The nurse informs Juliet that Romeo has arranged for them to be secretly married in this small but essential scene at the close of Act 2 of Romeo and Juliet. Marriage between cousins was not only acceptable in early 15th-century Italy but also had many legal advantages for the husband and wife. The couple would have needed to obtain permission from Romeo's father to marry, but since he is dead this task has been done by his family.
This marriage arrangement ensures that both families are satisfied with the match and there are no doubts about the sanctity of the union. It also means that neither Juliet nor Romeo can now return home alone without being accused of adultery. This in turn delays the eventual fate that meets all the characters in the play.
Marriage laws varied greatly between countries and over time. In some states in America today, it would be illegal for Juliet and Romeo to get married. But back in the early 1500s, when this play was written, it was not only permissible but also very common for young people to get married quite quickly after meeting. Often they wouldn't even wait for their parents to agree before tying the knot.
Why did Romeo want to marry Juliet? They were from two different worlds who had little in common except for their love for poetry and music.
The author of Shakespeare's Romeo and Juliet utilizes end rhyme in the fourteen lines of the prologue: abab cdcd efef gg. The first three sets of four lines are stanzas, sometimes known as "quatrains" in this context. The final single line is called a "limerick."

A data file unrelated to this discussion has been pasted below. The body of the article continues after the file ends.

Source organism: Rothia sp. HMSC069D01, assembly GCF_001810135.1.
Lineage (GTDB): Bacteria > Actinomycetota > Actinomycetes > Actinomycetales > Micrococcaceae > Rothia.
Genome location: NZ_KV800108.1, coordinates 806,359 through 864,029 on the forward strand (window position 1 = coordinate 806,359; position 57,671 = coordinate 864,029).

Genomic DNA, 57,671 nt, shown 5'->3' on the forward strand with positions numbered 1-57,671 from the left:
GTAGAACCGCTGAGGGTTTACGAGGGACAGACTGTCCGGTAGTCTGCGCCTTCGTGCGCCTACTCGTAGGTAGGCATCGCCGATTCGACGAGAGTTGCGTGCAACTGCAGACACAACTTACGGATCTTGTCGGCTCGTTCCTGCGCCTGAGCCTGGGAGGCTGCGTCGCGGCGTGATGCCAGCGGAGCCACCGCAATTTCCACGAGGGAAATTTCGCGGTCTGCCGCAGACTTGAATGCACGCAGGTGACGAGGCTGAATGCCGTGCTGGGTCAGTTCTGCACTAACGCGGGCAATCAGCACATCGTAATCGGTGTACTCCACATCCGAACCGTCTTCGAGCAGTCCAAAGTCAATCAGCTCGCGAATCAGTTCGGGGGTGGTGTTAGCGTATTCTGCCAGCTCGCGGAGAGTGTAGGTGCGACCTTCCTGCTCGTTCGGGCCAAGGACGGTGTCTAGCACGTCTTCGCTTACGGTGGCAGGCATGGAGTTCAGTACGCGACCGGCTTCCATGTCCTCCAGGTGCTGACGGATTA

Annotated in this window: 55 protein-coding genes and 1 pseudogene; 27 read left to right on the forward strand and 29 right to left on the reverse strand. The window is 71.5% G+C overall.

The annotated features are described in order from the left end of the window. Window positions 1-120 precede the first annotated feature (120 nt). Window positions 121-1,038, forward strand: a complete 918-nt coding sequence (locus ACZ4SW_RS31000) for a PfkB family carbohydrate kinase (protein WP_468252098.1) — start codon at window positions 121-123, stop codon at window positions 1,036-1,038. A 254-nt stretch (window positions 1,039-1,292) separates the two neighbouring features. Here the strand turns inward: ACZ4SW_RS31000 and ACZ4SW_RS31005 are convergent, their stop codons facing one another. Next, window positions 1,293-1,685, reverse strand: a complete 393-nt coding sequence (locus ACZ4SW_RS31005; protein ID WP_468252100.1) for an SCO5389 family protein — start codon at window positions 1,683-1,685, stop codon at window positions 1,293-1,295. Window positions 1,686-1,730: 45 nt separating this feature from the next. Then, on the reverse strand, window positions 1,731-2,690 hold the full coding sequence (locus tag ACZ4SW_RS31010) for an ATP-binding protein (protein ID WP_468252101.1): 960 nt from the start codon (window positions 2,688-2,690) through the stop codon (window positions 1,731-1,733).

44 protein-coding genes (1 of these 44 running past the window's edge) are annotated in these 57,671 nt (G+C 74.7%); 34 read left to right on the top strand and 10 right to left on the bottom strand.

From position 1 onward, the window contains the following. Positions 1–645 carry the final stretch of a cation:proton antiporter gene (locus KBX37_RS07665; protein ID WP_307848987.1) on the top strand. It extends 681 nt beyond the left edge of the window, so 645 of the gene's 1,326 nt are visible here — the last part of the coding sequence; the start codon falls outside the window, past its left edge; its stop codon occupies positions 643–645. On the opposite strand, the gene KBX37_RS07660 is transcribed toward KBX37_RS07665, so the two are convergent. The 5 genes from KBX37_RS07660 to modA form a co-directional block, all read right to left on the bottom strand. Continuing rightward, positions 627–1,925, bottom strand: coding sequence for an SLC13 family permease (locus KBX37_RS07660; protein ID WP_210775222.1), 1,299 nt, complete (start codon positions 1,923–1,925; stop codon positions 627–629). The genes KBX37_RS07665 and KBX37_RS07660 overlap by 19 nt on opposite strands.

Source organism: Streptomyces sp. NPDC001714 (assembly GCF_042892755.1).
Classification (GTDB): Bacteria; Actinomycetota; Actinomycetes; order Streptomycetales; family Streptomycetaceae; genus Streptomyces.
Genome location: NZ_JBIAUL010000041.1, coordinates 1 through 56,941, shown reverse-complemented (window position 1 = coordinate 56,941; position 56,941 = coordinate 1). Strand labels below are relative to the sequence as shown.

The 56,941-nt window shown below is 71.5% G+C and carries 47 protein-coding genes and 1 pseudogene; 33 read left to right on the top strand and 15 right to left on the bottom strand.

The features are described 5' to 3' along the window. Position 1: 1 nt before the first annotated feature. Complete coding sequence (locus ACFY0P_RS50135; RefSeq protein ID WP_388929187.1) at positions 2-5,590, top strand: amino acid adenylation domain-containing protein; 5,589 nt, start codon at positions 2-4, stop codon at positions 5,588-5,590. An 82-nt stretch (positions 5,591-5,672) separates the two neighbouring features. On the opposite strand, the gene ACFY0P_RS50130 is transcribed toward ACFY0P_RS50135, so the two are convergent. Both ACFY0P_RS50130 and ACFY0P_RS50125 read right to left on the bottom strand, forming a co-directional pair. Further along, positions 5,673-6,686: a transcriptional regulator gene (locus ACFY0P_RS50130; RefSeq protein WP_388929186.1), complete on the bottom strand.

End-rhymed poems are composed of identical or nearly so words at the end of each line. This type of verse is popular in English and other languages around the world.
In classical poetry, end rhymes were used to express emotion or to sound natural. Today, they are most often used for comic effect.
Romeo and Juliet contains many other types of meter as well as many different styles of language. While analyzing this play can be quite an undertaking, it will be worth your time!
Act 2 is more concentrated than Act 1 in that it primarily aims to create the marriage that will become the central conflict of the play. Shakespeare, on the other hand, examines the complexities of love within the condensed storyline. Act 2 of Romeo and Juliet revolves around the subject of love. Young lovers who are devoted to each other but come from different social classes will inevitably face difficulties that may lead to their deaths.